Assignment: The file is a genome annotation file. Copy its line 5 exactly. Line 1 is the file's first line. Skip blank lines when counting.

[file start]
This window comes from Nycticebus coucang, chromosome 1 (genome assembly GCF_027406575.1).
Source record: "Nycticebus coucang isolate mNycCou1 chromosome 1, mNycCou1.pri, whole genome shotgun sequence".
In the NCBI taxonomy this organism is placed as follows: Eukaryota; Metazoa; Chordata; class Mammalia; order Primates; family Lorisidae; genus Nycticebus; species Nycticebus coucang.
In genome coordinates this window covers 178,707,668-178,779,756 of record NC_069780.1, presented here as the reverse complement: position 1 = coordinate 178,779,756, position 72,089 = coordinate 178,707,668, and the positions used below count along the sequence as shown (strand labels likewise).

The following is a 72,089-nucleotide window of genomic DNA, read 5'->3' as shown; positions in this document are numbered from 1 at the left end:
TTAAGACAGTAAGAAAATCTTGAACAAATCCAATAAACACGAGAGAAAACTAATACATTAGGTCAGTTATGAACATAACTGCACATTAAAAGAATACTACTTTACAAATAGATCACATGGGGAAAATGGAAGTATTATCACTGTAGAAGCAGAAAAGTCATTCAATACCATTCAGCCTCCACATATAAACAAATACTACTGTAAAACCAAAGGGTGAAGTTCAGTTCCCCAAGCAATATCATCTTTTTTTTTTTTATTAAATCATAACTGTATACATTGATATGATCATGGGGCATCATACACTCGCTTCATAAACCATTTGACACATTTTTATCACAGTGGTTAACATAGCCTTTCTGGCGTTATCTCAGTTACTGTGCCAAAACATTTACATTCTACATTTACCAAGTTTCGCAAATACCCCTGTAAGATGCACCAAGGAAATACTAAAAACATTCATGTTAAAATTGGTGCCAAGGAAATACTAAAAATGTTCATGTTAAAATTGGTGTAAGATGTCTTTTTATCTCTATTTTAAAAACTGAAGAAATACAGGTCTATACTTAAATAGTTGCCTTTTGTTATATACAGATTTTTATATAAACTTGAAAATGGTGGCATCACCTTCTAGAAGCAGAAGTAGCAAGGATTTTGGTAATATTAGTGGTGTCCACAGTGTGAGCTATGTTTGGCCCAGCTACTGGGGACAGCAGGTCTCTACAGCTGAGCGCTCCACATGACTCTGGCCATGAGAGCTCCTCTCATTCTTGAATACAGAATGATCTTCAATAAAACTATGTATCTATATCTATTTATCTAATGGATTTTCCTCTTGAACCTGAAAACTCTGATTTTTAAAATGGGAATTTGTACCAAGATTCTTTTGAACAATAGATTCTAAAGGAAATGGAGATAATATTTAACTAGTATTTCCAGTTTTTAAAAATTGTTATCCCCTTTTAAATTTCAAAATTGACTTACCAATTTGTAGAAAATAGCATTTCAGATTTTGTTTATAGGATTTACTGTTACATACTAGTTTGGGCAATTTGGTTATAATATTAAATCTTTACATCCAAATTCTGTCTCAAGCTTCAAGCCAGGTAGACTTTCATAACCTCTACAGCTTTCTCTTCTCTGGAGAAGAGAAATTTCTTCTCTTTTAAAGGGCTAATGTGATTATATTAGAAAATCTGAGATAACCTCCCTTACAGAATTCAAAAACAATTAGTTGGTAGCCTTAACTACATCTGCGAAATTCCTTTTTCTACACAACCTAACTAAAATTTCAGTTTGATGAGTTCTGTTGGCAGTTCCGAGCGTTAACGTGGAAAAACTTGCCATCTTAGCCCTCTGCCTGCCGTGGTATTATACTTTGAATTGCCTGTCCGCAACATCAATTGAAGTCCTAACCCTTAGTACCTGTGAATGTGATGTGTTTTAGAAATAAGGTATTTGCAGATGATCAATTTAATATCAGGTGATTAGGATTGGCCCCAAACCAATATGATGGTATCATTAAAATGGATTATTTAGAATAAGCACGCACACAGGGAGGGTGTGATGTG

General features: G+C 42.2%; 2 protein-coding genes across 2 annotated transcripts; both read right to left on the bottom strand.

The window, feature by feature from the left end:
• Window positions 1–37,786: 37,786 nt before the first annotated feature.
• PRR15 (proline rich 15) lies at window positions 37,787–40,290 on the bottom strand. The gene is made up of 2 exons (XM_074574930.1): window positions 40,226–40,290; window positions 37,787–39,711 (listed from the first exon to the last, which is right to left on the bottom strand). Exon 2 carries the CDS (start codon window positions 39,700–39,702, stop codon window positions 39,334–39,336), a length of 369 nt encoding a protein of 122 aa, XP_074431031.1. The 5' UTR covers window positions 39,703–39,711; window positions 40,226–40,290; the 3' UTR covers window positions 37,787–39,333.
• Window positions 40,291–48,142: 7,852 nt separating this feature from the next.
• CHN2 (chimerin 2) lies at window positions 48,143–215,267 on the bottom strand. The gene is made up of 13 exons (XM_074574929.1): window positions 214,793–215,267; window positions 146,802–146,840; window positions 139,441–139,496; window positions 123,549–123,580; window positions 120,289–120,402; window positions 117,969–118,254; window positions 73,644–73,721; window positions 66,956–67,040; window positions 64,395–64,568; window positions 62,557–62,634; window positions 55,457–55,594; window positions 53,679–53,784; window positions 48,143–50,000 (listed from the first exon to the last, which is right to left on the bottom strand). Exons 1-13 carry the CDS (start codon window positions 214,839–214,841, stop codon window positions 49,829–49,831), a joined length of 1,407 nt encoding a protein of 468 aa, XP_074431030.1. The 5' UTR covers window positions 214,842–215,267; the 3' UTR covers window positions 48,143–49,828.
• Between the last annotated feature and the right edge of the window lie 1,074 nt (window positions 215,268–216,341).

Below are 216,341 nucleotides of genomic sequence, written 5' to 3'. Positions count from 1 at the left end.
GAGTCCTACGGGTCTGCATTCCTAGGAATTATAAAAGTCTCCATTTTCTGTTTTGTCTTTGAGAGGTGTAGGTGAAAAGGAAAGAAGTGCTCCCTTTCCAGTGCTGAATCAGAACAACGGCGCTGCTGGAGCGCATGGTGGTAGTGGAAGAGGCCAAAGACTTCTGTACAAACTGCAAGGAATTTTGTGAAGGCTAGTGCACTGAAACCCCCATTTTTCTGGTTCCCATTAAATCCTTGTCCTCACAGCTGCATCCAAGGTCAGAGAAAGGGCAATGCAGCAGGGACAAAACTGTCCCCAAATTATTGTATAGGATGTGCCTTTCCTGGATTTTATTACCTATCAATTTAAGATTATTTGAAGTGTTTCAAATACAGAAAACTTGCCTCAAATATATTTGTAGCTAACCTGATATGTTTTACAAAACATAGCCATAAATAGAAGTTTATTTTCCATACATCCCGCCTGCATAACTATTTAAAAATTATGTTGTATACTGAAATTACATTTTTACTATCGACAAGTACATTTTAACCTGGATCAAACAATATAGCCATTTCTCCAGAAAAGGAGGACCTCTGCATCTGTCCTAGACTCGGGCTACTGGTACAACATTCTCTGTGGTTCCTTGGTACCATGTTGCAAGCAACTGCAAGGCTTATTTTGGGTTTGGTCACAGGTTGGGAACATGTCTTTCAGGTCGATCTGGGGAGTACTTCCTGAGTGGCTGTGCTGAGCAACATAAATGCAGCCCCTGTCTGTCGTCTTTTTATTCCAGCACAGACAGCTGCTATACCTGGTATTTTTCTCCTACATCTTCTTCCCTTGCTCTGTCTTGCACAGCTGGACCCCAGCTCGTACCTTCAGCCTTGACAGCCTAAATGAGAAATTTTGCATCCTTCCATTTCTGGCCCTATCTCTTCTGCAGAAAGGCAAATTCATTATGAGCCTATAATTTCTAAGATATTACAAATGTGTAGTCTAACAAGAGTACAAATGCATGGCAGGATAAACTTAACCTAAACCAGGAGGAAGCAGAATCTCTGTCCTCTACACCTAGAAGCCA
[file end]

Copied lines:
The following is a 72,089-nucleotide window of genomic DNA, read 5'->3' as shown; positions in this document are numbered from 1 at the left end: